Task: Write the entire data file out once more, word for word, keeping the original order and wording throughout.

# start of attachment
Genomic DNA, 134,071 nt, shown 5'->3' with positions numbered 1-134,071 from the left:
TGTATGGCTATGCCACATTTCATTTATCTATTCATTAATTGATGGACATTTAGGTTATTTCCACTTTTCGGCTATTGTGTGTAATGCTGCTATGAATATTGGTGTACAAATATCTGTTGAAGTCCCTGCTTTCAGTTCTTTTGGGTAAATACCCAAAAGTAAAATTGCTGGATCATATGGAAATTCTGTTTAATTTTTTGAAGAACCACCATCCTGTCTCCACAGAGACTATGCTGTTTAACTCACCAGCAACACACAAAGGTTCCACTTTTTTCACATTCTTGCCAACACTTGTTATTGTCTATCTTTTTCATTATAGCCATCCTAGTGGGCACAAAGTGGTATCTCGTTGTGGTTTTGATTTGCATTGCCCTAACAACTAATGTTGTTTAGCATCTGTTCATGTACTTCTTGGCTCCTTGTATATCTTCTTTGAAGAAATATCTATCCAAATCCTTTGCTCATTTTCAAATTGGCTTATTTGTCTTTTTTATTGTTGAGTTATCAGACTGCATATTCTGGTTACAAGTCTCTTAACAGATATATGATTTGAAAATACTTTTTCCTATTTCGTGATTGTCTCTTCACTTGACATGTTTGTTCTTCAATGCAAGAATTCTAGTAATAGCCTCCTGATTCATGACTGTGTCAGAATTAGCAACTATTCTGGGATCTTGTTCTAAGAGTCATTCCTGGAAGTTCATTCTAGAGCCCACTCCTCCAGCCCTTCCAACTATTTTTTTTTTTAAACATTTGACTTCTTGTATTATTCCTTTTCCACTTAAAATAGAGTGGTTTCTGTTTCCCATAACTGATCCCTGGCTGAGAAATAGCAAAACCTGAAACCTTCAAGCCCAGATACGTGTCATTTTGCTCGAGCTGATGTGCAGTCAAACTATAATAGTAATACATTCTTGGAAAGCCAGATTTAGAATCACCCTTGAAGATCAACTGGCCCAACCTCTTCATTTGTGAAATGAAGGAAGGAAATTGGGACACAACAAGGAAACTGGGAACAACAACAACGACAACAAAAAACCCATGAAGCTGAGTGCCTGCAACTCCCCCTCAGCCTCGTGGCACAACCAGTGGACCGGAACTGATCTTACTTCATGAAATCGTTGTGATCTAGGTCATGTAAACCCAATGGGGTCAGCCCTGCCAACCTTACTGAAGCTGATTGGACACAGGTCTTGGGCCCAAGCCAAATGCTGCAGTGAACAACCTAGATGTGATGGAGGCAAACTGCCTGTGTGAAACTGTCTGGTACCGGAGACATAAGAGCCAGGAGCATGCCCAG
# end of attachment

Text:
Genomic DNA, 134,071 nt, shown 5'->3' with positions numbered 1-134,071 from the left:
TGTATGGCTATGCCACATTTCATTTATCTATTCATTAATTGATGGACATTTAGGTTATTTCCACTTTTCGGCTATTGTGTGTAATGCTGCTATGAATATTGGTGTACAAATATCTGTTGAAGTCCCTGCTTTCAGTTCTTTTGGGTAAATACCCAAAAGTAAAATTGCTGGATCATATGGAAATTCTGTTTAATTTTTTGAAGAACCACCATCCTGTCTCCACAGAGACTATGCTGTTTAACTCACCAGCAACACACAAAGGTTCCACTTTTTTCACATTCTTGCCAACACTTGTTATTGTCTATCTTTTTCATTATAGCCATCCTAGTGGGCACAAAGTGGTATCTCGTTGTGGTTTTGATTTGCATTGCCCTAACAACTAATGTTGTTTAGCATCTGTTCATGTACTTCTTGGCTCCTTGTATATCTTCTTTGAAGAAATATCTATCCAAATCCTTTGCTCATTTTCAAATTGGCTTATTTGTCTTTTTTATTGTTGAGTTATCAGACTGCATATTCTGGTTACAAGTCTCTTAACAGATATATGATTTGAAAATACTTTTTCCTATTTCGTGATTGTCTCTTCACTTGACATGTTTGTTCTTCAATGCAAGAATTCTAGTAATAGCCTCCTGATTCATGACTGTGTCAGAATTAGCAACTATTCTGGGATCTTGTTCTAAGAGTCATTCCTGGAAGTTCATTCTAGAGCCCACTCCTCCAGCCCTTCCAACTATTTTTTTTTTTAAACATTTGACTTCTTGTATTATTCCTTTTCCACTTAAAATAGAGTGGTTTCTGTTTCCCATAACTGATCCCTGGCTGAGAAATAGCAAAACCTGAAACCTTCAAGCCCAGATACGTGTCATTTTGCTCGAGCTGATGTGCAGTCAAACTATAATAGTAATACATTCTTGGAAAGCCAGATTTAGAATCACCCTTGAAGATCAACTGGCCCAACCTCTTCATTTGTGAAATGAAGGAAGGAAATTGGGACACAACAAGGAAACTGGGAACAACAACAACGACAACAAAAAACCCATGAAGCTGAGTGCCTGCAACTCCCCCTCAGCCTCGTGGCACAACCAGTGGACCGGAACTGATCTTACTTCATGAAATCGTTGTGATCTAGGTCATGTAAACCCAATGGGGTCAGCCCTGCCAACCTTACTGAAGCTGATTGGACACAGGTCTTGGGCCCAAGCCAAATGCTGCAGTGAACAACCTAGATGTGATGGAGGCAAACTGCCTGTGTGAAACTGTCTGGTACCGGAGACATAAGAGCCAGGAGCATGCCCAG